Multiple contract laws require the owner to have separate contracts for the general contractor, plumbing contractor, HVAC contractor, and electrical contractor as opposed to one contract for General Contractor with the other trades, contracting directly with the general contractor. It was intended to reduce the possibility of corruption, but has generally been proven to complicate project management, inhibit co-ordination, and increase the amount of disputes since it eliminates a “central command in the field”. The cost associated with these laws is very controversial, but I would peg them to add between 5% and 30% to total project costs.

Minority/Woman based/Local Enterprise business participation requirements are intended to offer disadvantaged businesses a chance to participate in public works construction. These programs must be administered, and any type of administration adds costs to a project. Very roughly I would peg these costs to add between 1% and 2% to overall project costs.

Prevailing wage rates, essentially equate to union scale wages. Here the comparison is difficult because many private sector projects are union scale projects, so in these cases there would effectively be no difference in cost. I would guess and say that union scale projects cost about 5% to 10% more than “open shop” projects (figuring labor accounting for 60% of total project costs). I can be off on this since 99% of my estimates are based on union wages. The argument for union labor and I agree, is that union tradespeople are generally better trained and safer than non-union labor.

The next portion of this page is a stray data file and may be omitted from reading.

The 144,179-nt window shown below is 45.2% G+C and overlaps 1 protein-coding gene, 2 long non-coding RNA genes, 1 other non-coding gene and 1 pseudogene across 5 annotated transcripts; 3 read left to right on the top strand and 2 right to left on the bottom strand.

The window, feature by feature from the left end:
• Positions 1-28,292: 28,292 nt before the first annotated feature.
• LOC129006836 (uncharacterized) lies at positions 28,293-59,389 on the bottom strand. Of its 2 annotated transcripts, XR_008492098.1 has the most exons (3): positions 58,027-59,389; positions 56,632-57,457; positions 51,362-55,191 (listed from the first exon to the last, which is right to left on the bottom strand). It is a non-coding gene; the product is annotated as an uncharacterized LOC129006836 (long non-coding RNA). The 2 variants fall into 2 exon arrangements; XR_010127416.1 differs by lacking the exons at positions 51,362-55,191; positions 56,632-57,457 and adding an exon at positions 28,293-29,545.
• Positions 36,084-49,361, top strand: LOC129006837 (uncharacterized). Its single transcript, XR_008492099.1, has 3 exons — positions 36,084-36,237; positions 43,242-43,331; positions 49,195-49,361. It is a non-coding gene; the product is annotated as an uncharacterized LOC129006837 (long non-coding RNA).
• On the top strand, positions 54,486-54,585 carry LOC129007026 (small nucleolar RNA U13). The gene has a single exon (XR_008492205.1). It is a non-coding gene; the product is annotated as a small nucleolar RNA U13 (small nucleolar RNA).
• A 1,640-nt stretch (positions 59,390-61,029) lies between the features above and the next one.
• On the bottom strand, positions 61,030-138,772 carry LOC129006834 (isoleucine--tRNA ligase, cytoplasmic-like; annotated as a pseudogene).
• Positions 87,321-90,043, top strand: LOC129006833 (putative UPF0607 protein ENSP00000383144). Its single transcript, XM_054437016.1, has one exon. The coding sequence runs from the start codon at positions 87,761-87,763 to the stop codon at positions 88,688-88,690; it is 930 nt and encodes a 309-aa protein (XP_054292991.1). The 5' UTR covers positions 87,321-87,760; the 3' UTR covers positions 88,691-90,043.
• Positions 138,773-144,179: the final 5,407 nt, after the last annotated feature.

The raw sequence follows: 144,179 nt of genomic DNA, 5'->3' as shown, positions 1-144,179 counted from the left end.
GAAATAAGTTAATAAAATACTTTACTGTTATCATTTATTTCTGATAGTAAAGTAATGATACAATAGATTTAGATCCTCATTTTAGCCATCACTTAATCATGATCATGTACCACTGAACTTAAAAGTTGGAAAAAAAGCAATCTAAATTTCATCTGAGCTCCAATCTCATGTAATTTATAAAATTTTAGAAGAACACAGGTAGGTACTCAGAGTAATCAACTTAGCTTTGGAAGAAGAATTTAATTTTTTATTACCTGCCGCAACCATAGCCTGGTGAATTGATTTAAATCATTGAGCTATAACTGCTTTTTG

You the public have the right to know how your money is being spent. This however requires a fair amount of record keeping and general administration. This equates to additional costs, which I would guess adds somewhere between 2% and 5% to overall project costs.

So there you have it, no surprise here. In my humble estimator’s opinion public sector projects do cost a significant amount more than private sector projects. Is it because of corruption, waste or incompetency? No, the public sector doesn’t have a lock on any of those factors. Think of Enron, Tyco’s Dennis Kozlowski’s decadent parties, and all those multimillion dollar bonuses given to bad CEOs in spite of poor performance. It’s because of the special requirements placed upon public sector projects. Are these requirements worth the cost? That’s the subject of another discussion.

The opinions expressed here are solely those of the author.

About the author: Joe Macaluso is a Construction Cost Consultant and author of Understanding Construction Costs: How to Review Estimates available in print and e-book format.

Copies can be obtained in print and e-book at Amazon

http://www.amazon.com/Understanding-Construction-Costs-Review-Estimates/dp/1495957063/ref=asap_bc?ie=UTF8; in print at Staples

http://www.staples.com/Understanding-Construction-Costs-How-to-Review-Estimates/product_1331132 ; or e-book only at "iTunes"

http://www.staples.com/Understanding-Construction-Costs-How-to-Review-Estimates/product_1331132 "and Google play"

https://play.google.com/store/books/details/Joseph_Macaluso_Understanding_Construction_Costs?id=bz7iBAAAQBAJ&hl=en .

Follow Joe Macaluso on LinkedIn at https://www.linkedin.com/in/macalusojoe.